In my last article, I shared five tips to photograph cityscape panoramas. It’s now time to talk about the post-processing part! Fortunately, if you’re using Lightroom Classic, the process is very easy. No need to use dedicated software.
First, when you are in the Library module, select your images. You don’t need to do any post-processing first, as the resulting panorama will be a RAW file (DNG). The panorama I’m doing today will be made of the five images below (you can have as little as two images and many more than five), of the view from the 18th Street Bridge in Chicago.
After selecting your images, go to the menu Photo > Photo Merge > Panorama.
A window will open and a preview loads. It might take a little bit to load, depending on how fast your computer is.
The panorama window gives you a few options at the top right. You can play with the projections to see which one looks good (it will have to regenerate the preview). For skylines, I usually find that Perspective is the most realistic. You can use Auto Crop to make sure you have no white spaces around the panorama (or crop manually later). Boundary Warp will automatically try to fill the white spaces with content-aware fill.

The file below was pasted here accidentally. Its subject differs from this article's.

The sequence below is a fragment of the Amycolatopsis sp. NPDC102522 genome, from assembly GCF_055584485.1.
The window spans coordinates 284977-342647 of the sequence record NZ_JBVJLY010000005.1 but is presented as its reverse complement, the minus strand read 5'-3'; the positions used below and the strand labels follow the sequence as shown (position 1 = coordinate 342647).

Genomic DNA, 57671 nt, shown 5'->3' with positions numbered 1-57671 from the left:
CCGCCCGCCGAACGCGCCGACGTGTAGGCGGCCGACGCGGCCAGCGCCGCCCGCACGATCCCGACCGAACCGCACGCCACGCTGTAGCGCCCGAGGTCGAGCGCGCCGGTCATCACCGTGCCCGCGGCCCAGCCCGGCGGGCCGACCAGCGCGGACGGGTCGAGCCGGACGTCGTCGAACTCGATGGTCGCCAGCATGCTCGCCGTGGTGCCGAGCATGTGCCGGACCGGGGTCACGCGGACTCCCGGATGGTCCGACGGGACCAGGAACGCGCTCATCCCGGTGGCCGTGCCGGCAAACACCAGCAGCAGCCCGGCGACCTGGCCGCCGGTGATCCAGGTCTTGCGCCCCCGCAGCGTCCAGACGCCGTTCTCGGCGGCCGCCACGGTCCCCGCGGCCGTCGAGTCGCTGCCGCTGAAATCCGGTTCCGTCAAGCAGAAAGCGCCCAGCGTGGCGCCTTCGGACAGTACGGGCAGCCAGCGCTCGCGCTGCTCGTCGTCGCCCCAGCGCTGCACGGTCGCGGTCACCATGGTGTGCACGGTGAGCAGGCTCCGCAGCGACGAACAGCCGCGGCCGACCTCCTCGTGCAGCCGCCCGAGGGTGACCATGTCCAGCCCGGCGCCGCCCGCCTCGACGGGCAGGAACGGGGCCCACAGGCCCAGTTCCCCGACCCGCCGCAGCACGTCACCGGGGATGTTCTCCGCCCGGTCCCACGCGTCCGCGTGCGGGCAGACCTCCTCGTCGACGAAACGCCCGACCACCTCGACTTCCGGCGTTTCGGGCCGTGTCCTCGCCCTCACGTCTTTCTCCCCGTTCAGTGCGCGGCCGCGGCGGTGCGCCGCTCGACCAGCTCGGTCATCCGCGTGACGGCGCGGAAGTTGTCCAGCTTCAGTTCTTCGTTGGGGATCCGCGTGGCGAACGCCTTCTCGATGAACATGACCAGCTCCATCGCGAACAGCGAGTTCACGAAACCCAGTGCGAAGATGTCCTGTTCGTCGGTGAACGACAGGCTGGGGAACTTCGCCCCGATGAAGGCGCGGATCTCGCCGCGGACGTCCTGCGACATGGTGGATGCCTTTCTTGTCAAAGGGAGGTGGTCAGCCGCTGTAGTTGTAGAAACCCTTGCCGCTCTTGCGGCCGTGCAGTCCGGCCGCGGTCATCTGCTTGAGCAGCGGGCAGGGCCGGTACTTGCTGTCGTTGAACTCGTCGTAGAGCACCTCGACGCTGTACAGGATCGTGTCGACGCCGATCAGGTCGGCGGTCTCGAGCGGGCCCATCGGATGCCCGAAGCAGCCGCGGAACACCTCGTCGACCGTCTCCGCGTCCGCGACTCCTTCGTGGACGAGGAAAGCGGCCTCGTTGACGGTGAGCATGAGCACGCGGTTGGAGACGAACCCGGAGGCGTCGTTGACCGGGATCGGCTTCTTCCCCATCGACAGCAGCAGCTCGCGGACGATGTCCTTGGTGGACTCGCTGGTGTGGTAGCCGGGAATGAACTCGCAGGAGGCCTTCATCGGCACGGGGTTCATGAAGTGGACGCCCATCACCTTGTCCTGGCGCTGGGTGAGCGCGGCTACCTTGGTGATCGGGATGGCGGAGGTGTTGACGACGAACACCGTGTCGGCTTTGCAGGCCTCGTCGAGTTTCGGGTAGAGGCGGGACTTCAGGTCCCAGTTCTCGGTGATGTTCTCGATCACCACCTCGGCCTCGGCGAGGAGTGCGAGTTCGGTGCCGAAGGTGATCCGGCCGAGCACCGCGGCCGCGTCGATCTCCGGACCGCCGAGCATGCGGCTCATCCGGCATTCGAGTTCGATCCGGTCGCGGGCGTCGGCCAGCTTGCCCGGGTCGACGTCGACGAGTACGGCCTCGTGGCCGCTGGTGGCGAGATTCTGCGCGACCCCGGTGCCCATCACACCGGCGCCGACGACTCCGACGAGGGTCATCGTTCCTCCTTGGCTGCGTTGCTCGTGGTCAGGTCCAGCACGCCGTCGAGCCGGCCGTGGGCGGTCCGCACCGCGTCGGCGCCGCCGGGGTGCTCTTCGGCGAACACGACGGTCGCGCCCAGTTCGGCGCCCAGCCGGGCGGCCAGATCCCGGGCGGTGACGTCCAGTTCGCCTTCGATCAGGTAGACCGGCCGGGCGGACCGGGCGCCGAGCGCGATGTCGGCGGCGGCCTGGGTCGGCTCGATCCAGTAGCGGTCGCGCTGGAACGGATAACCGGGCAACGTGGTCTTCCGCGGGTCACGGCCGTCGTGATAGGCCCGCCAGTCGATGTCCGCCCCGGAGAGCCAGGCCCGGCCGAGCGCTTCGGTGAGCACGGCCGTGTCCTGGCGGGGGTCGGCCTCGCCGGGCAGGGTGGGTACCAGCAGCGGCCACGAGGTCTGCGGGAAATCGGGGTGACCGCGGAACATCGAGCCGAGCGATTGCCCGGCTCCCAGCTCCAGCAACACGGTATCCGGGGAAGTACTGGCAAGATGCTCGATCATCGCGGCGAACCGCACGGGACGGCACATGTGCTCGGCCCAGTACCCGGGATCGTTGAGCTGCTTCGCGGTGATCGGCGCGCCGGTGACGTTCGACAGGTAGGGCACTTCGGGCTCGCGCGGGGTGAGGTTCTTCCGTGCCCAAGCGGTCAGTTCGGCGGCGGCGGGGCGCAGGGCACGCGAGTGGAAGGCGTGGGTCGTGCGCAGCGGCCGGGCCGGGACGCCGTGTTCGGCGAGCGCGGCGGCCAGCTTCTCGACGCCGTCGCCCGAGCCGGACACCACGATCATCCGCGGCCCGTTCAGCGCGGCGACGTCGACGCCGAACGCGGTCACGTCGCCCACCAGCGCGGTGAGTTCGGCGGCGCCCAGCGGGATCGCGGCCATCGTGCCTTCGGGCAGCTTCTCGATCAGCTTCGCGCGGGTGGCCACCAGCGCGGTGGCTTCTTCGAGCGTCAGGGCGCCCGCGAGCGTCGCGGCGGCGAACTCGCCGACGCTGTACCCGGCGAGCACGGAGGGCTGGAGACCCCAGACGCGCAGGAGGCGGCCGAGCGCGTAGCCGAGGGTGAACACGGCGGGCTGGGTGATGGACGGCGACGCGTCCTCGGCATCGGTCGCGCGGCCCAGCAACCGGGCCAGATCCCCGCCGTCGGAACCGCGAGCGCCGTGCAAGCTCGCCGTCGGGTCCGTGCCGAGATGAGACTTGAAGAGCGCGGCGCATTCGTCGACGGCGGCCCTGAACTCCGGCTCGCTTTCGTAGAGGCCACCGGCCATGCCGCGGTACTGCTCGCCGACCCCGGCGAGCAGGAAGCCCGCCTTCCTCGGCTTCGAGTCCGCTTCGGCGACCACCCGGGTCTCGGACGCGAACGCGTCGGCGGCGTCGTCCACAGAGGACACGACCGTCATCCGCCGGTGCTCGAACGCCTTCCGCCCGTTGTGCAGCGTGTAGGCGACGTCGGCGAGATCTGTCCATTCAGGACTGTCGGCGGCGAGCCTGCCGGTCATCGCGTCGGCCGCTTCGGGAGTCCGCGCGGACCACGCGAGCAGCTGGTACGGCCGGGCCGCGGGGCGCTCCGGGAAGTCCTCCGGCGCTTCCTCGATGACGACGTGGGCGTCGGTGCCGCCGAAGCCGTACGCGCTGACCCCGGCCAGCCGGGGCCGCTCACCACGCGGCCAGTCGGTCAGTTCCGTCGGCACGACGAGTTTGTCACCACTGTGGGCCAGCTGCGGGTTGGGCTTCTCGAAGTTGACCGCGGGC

When you’re done, you can click Merge at the bottom right. It’ll probably take a little while to process, then a new image will appear in your library, next to the ones you had selected. That’s it, your panorama is stitched!
As I mentioned before, what’s great is that it’s a DNG file and you can still do all the RAW adjustments. Here’s what my panorama looks like with some basic adjustments and cropping:
It still needs more work, especially taking care of those nasty dust spots, so I jumped in Photoshop for a few more adjustments. Here’s the final result:
As you can see, stitching a panorama in Lightroom is pretty easy. And the fact that the panorama is still a RAW file is even better.
What do you use to stitch panoramas? Leave a comment below!
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